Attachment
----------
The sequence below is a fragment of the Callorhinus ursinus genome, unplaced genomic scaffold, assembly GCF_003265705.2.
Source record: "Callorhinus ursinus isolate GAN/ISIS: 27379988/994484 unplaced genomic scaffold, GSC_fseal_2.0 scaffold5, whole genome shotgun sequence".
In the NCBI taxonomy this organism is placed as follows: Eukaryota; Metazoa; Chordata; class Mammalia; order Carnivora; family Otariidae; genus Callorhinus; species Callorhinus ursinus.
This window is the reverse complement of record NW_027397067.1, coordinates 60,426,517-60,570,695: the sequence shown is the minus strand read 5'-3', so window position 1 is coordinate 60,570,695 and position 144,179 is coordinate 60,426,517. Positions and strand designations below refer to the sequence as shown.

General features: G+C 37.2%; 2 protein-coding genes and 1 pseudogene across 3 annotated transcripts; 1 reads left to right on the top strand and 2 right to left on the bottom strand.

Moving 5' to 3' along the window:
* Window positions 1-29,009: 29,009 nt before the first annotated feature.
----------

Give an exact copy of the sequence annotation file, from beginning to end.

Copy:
The sequence below is a fragment of the Callorhinus ursinus genome, unplaced genomic scaffold, assembly GCF_003265705.2.
Source record: "Callorhinus ursinus isolate GAN/ISIS: 27379988/994484 unplaced genomic scaffold, GSC_fseal_2.0 scaffold5, whole genome shotgun sequence".
In the NCBI taxonomy this organism is placed as follows: Eukaryota; Metazoa; Chordata; class Mammalia; order Carnivora; family Otariidae; genus Callorhinus; species Callorhinus ursinus.
This window is the reverse complement of record NW_027397067.1, coordinates 60,426,517-60,570,695: the sequence shown is the minus strand read 5'-3', so window position 1 is coordinate 60,570,695 and position 144,179 is coordinate 60,426,517. Positions and strand designations below refer to the sequence as shown.

General features: G+C 37.2%; 2 protein-coding genes and 1 pseudogene across 3 annotated transcripts; 1 reads left to right on the top strand and 2 right to left on the bottom strand.

Moving 5' to 3' along the window:
* Window positions 1-29,009: 29,009 nt before the first annotated feature.